D) 6 o'clock - Improves power and plow through slightly.
E) Throat or handle - Improves power and plow through very slightly. Generally used as counterbalance locations. (Lead on the handle is placed UNDER the replacement grip.)
F) Buttcap - Used as a counterbalance location.
II) General trends based on placement:
A) The farther away from the balance point you add weight, the more dramatically the balance will chance in that direction. Also, increasing the amount of weight added at that location will also increase the change in balance. Basically lead at 12 changes balance towards head heaviness most dramatically. However, 1 gram at 12 won't do as much as 10 grams at 3&9. By the same token, lead in the buttcap changes balance towards head lightness most drastically. And 10 grams at the top of the handle has more effect than 1 gram in the buttcap.
B) The higher you add lead, the greater the increase in swingweight. Anywhere from where your dominant hand is located and lower has either negligible or no effect on swingweight.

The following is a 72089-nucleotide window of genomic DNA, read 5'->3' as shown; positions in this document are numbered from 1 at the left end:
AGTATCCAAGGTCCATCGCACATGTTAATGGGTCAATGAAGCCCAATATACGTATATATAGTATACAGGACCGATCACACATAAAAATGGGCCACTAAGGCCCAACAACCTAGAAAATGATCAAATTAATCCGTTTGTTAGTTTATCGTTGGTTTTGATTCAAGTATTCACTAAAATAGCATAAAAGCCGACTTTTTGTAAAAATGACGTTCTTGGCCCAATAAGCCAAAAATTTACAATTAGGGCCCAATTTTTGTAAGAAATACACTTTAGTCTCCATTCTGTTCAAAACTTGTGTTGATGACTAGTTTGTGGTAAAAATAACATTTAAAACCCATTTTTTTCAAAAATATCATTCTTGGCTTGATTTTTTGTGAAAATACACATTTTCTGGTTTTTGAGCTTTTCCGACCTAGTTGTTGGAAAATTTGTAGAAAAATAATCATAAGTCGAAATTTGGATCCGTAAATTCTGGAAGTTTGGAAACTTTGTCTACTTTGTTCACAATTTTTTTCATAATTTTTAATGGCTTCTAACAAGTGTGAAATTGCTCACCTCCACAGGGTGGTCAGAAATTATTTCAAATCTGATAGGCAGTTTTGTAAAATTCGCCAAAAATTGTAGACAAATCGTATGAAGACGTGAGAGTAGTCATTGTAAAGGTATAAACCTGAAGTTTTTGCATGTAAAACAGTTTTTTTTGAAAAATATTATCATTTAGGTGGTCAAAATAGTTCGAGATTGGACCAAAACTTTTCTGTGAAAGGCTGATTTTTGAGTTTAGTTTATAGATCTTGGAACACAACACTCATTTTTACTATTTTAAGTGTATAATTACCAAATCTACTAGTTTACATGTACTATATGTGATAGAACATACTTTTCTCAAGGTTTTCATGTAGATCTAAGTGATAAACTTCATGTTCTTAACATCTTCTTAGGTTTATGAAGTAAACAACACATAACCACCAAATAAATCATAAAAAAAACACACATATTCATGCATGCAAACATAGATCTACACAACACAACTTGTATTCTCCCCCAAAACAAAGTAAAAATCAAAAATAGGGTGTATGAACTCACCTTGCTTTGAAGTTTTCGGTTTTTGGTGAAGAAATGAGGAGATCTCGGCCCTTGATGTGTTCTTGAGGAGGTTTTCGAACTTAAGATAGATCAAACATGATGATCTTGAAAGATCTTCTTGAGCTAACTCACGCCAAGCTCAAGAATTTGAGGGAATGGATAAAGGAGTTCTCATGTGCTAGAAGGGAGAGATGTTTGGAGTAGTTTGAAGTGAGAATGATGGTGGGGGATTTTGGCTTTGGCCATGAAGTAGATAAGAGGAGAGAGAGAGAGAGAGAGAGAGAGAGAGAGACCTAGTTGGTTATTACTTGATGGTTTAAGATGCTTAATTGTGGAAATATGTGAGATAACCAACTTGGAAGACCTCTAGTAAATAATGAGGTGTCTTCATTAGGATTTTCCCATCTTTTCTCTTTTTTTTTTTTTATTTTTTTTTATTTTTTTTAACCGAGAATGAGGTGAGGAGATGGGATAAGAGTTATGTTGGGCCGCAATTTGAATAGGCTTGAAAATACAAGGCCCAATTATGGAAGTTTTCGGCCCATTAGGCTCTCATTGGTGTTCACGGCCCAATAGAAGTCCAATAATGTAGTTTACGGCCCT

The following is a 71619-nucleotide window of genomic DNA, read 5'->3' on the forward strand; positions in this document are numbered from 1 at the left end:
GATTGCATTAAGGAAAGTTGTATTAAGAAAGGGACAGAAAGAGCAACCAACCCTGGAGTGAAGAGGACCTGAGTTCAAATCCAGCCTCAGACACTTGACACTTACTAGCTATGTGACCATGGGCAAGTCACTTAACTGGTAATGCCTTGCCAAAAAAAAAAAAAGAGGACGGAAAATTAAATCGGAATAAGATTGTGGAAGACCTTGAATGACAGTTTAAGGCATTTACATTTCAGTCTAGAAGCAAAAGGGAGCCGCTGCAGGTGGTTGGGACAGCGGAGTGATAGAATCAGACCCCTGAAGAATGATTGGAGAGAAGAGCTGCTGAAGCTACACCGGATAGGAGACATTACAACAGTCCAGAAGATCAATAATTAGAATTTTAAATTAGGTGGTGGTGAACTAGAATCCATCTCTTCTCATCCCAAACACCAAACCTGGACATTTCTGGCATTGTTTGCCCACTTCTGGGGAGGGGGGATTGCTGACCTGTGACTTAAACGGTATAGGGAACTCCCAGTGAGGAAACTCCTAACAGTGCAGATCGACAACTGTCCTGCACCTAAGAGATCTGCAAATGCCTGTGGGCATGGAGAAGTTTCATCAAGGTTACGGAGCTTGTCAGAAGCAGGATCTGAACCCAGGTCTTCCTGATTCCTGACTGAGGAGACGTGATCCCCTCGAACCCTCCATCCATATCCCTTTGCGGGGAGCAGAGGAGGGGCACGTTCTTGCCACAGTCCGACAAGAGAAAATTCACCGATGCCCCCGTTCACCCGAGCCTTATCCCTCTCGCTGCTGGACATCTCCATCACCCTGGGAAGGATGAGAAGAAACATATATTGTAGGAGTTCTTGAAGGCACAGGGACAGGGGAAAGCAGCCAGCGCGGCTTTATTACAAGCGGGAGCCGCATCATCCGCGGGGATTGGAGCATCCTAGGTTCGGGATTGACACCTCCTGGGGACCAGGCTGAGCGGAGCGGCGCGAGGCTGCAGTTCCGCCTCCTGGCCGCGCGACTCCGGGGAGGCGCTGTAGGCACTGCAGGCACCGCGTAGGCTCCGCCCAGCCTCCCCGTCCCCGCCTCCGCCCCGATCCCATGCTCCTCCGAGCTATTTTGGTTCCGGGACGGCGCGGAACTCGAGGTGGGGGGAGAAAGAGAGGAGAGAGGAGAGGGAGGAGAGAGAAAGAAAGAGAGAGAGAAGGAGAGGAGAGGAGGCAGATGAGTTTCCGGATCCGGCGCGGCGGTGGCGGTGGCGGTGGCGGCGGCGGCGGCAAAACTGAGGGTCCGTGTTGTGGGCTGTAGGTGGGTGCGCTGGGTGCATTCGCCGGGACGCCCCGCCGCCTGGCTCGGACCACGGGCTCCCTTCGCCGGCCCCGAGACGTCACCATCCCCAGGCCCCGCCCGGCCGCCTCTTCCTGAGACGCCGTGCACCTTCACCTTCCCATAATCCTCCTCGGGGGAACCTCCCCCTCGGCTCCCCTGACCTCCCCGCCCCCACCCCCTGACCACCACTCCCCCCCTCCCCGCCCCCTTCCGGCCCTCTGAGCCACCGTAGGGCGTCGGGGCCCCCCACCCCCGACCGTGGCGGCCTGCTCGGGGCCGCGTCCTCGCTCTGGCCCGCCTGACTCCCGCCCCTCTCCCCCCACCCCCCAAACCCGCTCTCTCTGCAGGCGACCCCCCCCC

C) Where you add weight affects the "sweetspot". For example, lead at 12 drags the sweetspot up, while lead on the handle drags the sweetspot down. This is also a change that changes more dramatically based on how much weight and how far it is from the sweetspot. This is why players rackets have tiny sweetspots, as they have a general trend of having very headlight balances. Also, weight on the sides of the sweetspot stretches it. So lead at 3&9 basically makes the sweetspot a little wider, adding forgiveness.